At least four students were killed and dozens more wounded Tuesday when a bomb exploded during a class at their religious school in northwestern Pakistan, officials said.
More than 60 people had been taking a lesson when the explosion tore through the madrassa in Peshawar, about 170 kilometres (around 100 miles) west of Islamabad, said Waqar Azim, a senior police official.
“The blast took place in a seminary during a Koran class. Someone took a bag inside the seminary. At least four seminary students have been killed and 34 wounded,” Azim told AFP.
He added that the person who had brought in the bag left the lecture hall before the blast.
Mohammad Ali Gandapur, another senior police official, confirmed the blast and details. He said two teachers were among the wounded.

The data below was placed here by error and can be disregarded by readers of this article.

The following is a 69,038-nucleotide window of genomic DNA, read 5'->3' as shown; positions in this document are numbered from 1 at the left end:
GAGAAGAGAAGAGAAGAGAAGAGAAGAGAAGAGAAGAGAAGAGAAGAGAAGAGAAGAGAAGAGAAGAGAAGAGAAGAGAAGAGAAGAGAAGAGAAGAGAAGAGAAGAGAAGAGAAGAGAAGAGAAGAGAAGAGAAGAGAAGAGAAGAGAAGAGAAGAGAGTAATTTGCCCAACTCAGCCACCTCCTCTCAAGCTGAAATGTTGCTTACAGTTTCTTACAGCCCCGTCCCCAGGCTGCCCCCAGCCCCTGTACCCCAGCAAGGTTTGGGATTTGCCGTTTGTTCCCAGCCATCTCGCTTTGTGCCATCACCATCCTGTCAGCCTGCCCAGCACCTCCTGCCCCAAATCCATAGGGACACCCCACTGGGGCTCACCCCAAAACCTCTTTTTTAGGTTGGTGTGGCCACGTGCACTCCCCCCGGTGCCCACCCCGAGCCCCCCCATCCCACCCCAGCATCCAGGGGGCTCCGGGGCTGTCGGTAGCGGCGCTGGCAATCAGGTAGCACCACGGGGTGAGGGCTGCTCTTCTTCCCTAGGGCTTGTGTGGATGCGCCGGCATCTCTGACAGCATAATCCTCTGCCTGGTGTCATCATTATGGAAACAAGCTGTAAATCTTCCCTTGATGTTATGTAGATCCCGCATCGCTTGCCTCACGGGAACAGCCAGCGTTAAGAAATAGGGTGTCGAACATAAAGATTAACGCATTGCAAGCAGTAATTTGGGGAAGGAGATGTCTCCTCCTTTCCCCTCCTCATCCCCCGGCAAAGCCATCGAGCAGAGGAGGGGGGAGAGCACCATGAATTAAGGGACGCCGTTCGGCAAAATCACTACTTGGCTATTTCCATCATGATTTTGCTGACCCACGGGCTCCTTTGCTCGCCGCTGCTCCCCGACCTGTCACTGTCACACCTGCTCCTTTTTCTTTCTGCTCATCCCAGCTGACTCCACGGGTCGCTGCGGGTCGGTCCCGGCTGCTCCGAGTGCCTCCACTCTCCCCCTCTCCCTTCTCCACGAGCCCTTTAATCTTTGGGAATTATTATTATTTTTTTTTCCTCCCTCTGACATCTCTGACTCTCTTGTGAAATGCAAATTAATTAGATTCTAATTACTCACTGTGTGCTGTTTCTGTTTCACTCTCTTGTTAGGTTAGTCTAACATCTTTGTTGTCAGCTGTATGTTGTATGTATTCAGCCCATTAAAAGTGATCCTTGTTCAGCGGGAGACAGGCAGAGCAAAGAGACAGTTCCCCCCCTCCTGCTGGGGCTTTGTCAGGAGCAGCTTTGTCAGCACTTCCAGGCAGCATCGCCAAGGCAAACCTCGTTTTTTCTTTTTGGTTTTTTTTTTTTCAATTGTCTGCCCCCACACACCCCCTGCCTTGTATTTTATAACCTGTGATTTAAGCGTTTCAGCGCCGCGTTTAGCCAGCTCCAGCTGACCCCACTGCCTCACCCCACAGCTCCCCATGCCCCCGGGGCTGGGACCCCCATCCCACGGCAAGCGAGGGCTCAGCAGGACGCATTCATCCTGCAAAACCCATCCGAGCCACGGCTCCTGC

No group claimed immediate responsibility for the attack.
The blast follows months of relative calm in Pakistan.
Peshawar was once the epicentre of terrorist violence in Pakistan, with jihadists targeting security forces and public spaces in the city near the northwestern frontier with Afghanistan.
Violence in Pakistan has declined in recent years following a series of military operations along the border with Afghanistan, but terrorist groups are still able to carry out deadly attacks.
Pakistan’s army launched its operation in mid-2014 to wipe out terrorist bases in the area and end the near decade-long insurgency that has cost thousands of lives.
The operation was intensified after the Pakistani Taliban killed more than 150 people, the majority of them children, at a school in Peshawar in December 2014.
(Except for the headline, this story has not been edited by NDTV staff and is published from a syndicated feed.)